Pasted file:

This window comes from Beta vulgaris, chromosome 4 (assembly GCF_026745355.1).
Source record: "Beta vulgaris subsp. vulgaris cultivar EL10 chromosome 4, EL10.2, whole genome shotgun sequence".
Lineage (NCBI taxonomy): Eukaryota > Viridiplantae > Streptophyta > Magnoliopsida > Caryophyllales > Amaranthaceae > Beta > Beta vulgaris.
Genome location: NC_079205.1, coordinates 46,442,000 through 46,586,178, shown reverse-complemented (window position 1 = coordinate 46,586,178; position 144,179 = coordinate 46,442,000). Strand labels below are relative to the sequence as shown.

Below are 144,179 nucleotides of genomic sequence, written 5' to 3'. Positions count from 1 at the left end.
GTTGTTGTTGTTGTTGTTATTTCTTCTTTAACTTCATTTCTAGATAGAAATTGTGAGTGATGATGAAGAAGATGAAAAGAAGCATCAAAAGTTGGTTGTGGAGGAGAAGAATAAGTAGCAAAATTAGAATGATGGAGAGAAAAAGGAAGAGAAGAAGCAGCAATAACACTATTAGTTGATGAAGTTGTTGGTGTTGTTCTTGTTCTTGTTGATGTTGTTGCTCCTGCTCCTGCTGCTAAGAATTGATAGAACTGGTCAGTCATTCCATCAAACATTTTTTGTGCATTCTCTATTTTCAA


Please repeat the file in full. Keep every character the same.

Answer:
This window comes from Beta vulgaris, chromosome 4 (assembly GCF_026745355.1).
Source record: "Beta vulgaris subsp. vulgaris cultivar EL10 chromosome 4, EL10.2, whole genome shotgun sequence".
Lineage (NCBI taxonomy): Eukaryota > Viridiplantae > Streptophyta > Magnoliopsida > Caryophyllales > Amaranthaceae > Beta > Beta vulgaris.
Genome location: NC_079205.1, coordinates 46,442,000 through 46,586,178, shown reverse-complemented (window position 1 = coordinate 46,586,178; position 144,179 = coordinate 46,442,000). Strand labels below are relative to the sequence as shown.

Below are 144,179 nucleotides of genomic sequence, written 5' to 3'. Positions count from 1 at the left end.
GTTGTTGTTGTTGTTGTTATTTCTTCTTTAACTTCATTTCTAGATAGAAATTGTGAGTGATGATGAAGAAGATGAAAAGAAGCATCAAAAGTTGGTTGTGGAGGAGAAGAATAAGTAGCAAAATTAGAATGATGGAGAGAAAAAGGAAGAGAAGAAGCAGCAATAACACTATTAGTTGATGAAGTTGTTGGTGTTGTTCTTGTTCTTGTTGATGTTGTTGCTCCTGCTCCTGCTGCTAAGAATTGATAGAACTGGTCAGTCATTCCATCAAACATTTTTTGTGCATTCTCTATTTTCAA